ditch

Promontory Fort Survey – Week 2

Week 2 of our geophysical survey of a selection of Gower Iron Age promontory forts finds the team at Paviland.   The site is possibly more famous for the discovery of the ‘Red Lady’ during the re-excavation of the site by Reverend William Buckley in the 1800’s, than for the Iron Age promontory fort that crowns its peaks.

The fort, also known as Yellow Top,  has a central area roughly 40m by 44m, within which traces of settlement have possibly been identified using aerial photography.  On the landward side of the site are two lines of banks and ditches, around 32m apart, with the inner bank having a causewayed entrance.

Advertisements

Mystery of Oystermouth Castle Medieval Ditch

Image of two environmental sampling tins embedded in the sand deposit in the section of Trench 1

Environmental sampling of the sand deposit in Trench 1

The report on the environmental samples taken from the soil filling the possible medieval ditch around Oystermouth Castle been returned to the office.

The results are both puzzling and disappointing and show the soil to be relevantly clean, containing miniscule amount of charcoal and a very small amount of unidentifiably biological material (and lots of pebbles). The soil from medieval ditches tends to be very dirty. So does this mean there was no ditch? Where we just unlucky and happened to sample a very clean area of the ditch? Was the ditch regularly cleaned-out when open and filled back in with remarkably clean soil? (Most unlikely!) Or was it opened and backed-filled quickly with the same material, meaning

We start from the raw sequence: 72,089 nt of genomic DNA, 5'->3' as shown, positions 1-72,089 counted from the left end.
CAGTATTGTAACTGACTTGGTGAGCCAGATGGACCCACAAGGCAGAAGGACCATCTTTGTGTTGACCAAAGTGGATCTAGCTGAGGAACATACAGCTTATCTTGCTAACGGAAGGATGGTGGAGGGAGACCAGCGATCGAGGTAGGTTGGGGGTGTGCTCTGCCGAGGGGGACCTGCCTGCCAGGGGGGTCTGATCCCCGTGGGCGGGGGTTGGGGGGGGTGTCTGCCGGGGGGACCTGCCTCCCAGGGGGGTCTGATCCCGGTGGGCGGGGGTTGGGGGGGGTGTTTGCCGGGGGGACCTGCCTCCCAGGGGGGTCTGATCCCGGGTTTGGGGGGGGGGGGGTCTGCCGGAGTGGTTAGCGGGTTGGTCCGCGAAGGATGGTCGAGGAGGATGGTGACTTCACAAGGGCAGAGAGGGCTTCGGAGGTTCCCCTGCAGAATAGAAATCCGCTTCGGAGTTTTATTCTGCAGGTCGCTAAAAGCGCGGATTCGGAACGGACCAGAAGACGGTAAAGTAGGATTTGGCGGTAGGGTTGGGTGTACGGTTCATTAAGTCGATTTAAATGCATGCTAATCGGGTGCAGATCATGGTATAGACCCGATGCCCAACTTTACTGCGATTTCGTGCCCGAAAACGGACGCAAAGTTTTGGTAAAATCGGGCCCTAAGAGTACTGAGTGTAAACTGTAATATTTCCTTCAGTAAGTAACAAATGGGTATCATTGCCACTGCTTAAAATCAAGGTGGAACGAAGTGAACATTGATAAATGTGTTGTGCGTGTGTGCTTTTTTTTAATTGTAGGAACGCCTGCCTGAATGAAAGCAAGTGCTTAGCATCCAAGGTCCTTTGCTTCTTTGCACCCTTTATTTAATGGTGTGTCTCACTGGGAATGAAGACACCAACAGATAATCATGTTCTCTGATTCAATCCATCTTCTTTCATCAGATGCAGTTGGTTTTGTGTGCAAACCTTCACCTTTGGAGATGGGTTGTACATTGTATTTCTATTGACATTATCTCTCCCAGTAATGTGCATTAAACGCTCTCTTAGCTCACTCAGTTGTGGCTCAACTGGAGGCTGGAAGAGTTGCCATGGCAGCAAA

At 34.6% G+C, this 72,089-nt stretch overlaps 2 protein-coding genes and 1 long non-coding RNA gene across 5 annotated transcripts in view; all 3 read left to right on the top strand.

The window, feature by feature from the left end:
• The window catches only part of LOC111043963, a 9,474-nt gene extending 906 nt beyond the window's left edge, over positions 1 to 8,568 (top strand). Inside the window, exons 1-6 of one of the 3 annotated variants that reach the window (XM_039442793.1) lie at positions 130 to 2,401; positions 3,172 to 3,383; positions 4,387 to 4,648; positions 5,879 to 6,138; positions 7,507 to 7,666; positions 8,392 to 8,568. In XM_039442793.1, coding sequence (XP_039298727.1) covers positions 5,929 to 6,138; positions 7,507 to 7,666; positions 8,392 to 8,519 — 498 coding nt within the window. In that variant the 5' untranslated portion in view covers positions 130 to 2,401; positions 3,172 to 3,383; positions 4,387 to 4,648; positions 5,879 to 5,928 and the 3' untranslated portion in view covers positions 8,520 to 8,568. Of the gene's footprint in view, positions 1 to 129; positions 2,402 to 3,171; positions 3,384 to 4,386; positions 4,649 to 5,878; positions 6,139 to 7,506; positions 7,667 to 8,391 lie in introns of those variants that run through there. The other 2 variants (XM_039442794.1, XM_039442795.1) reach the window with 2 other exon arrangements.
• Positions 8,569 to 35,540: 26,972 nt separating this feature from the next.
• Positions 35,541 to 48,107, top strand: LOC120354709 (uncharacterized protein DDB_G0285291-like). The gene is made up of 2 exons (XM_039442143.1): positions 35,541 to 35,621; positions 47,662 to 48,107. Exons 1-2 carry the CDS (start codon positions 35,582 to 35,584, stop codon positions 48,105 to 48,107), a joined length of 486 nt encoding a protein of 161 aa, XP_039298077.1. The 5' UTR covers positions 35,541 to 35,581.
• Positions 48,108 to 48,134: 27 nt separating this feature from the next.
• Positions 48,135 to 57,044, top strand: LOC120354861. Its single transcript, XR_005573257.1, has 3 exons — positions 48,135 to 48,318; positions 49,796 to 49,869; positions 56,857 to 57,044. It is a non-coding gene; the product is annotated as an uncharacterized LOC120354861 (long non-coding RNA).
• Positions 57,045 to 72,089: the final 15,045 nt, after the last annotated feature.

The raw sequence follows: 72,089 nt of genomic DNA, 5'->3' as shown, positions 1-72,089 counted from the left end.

the soil was fairly clean? (In which case the ditch wouldn’t have served a defensive purpose but could have been for foundations or quarrying.)

I’m beginning to wonder if the ditch (assuming it existed) ran around the bottom of The Tump, which was used as an outer bailey.
What do people think?